PCOM LMSA Leadership Share Importance of Hispanic Heritage Month

January 2020 group photo of Leadership from PCOM's LMSA chapter
Leadership from PCOM's LMSA chapter gathered for a photo in January 2020, following the results of their election. From left: Karen Alejandres, Annie Kim, Camila Salazar, Dianne Mancheno, Olivia Bowles, Kimberly Tena Diaz, Shirley Hochhauser and Jose Huergo

This year, the Philadelphia College of Osteopathic Medicine (PCOM) chapter of the Latino Medical Student Association (LMSA) hosted a series of virtual events welcoming new students and allies alike. These events focused on the Latinx presence in healthcare and medical disparities. Leaders from PCOM LMSA shared their experience as Hispanic medical students and why Hispanic Heritage Month is so important to them. Hear from PCOM LMSA leadership.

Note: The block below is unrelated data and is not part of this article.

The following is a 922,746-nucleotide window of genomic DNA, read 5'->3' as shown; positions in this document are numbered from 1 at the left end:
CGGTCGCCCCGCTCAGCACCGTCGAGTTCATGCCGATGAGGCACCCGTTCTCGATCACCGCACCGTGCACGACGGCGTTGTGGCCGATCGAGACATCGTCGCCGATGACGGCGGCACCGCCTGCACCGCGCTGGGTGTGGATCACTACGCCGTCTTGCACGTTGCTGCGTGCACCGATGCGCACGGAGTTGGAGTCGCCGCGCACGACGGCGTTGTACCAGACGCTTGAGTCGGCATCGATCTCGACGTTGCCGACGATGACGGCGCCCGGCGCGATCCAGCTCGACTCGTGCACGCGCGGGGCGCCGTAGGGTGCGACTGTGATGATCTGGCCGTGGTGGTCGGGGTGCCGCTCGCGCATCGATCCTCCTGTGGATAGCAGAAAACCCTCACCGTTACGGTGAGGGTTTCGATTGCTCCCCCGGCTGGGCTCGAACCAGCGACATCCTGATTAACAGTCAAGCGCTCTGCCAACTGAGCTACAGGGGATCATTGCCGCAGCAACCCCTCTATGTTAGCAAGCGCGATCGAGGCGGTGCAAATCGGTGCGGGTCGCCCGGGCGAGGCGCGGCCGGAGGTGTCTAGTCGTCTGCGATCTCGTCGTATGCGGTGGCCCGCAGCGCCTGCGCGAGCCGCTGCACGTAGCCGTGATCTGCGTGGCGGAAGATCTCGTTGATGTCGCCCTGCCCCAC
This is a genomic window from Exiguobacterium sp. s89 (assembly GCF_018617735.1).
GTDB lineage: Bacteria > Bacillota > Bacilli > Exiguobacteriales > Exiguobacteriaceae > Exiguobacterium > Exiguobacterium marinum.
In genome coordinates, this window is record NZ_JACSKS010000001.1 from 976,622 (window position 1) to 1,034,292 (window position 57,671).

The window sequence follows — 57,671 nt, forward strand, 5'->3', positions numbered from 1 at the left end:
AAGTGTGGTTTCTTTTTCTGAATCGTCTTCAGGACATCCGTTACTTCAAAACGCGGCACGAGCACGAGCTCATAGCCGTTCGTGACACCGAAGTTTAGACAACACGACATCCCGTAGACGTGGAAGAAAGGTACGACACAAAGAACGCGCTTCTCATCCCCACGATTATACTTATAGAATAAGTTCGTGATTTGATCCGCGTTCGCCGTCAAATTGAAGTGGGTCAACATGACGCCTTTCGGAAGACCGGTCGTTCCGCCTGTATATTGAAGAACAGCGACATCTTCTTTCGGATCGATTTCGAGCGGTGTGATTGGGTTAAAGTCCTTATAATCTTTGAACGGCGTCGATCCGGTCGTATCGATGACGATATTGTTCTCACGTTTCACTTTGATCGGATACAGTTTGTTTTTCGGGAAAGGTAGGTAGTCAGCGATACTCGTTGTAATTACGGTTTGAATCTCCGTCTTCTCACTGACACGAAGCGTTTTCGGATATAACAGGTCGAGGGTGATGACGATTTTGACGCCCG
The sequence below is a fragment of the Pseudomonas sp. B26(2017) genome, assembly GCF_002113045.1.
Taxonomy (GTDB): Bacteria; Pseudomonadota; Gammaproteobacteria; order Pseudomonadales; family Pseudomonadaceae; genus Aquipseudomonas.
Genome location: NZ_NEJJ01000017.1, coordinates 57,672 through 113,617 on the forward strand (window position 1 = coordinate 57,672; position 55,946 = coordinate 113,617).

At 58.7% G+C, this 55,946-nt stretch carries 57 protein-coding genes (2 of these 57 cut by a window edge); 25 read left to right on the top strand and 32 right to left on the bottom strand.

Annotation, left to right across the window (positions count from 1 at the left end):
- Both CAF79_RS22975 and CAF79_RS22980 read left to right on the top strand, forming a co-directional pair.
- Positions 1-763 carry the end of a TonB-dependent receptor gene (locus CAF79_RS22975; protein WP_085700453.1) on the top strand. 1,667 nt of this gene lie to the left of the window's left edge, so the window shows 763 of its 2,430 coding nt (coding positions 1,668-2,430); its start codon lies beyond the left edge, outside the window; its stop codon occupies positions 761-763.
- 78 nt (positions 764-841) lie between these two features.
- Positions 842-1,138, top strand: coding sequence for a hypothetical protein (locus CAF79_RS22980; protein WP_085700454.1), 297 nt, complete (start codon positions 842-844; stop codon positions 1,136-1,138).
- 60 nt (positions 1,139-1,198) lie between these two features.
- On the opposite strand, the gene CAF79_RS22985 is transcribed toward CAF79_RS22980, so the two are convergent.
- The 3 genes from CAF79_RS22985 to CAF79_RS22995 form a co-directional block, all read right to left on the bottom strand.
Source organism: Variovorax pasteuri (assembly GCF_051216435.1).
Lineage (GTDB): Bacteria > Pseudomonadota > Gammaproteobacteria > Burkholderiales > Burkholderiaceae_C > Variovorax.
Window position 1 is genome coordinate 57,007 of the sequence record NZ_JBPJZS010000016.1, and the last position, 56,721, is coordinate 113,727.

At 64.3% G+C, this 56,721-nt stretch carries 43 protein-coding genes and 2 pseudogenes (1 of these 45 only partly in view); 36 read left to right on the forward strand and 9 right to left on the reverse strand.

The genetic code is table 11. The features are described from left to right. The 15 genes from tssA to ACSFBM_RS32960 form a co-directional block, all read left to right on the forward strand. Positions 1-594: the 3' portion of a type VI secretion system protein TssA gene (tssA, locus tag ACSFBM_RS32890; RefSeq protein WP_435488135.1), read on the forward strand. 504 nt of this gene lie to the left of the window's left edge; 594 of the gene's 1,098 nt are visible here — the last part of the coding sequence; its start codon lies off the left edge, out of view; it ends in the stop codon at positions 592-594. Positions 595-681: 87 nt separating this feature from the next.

KCU-Joplin Faculty and Medical Students’ Work Published Alongside Other Leaders in the Field of Nuclear Receptor Research

Zoom screenshot of the KCU-Joplin research team
The KCU-Joplin research team, led by Jeffery Staudinger, PhD, and Bradley Creamer, PhD

Kansas City University (KCU) – Joplin faculty and student doctors were invited to collaborate on an article published in the journal Cells alongside other leaders in the nuclear receptor field. The journal's special issue is titled, "The Xenobiotic Receptors CAR and PXR in Health and Disease," and the published article is titled, “Associations between Pregnane X Receptor and Breast Cancer Growth and Progression.” Learn more about the published article.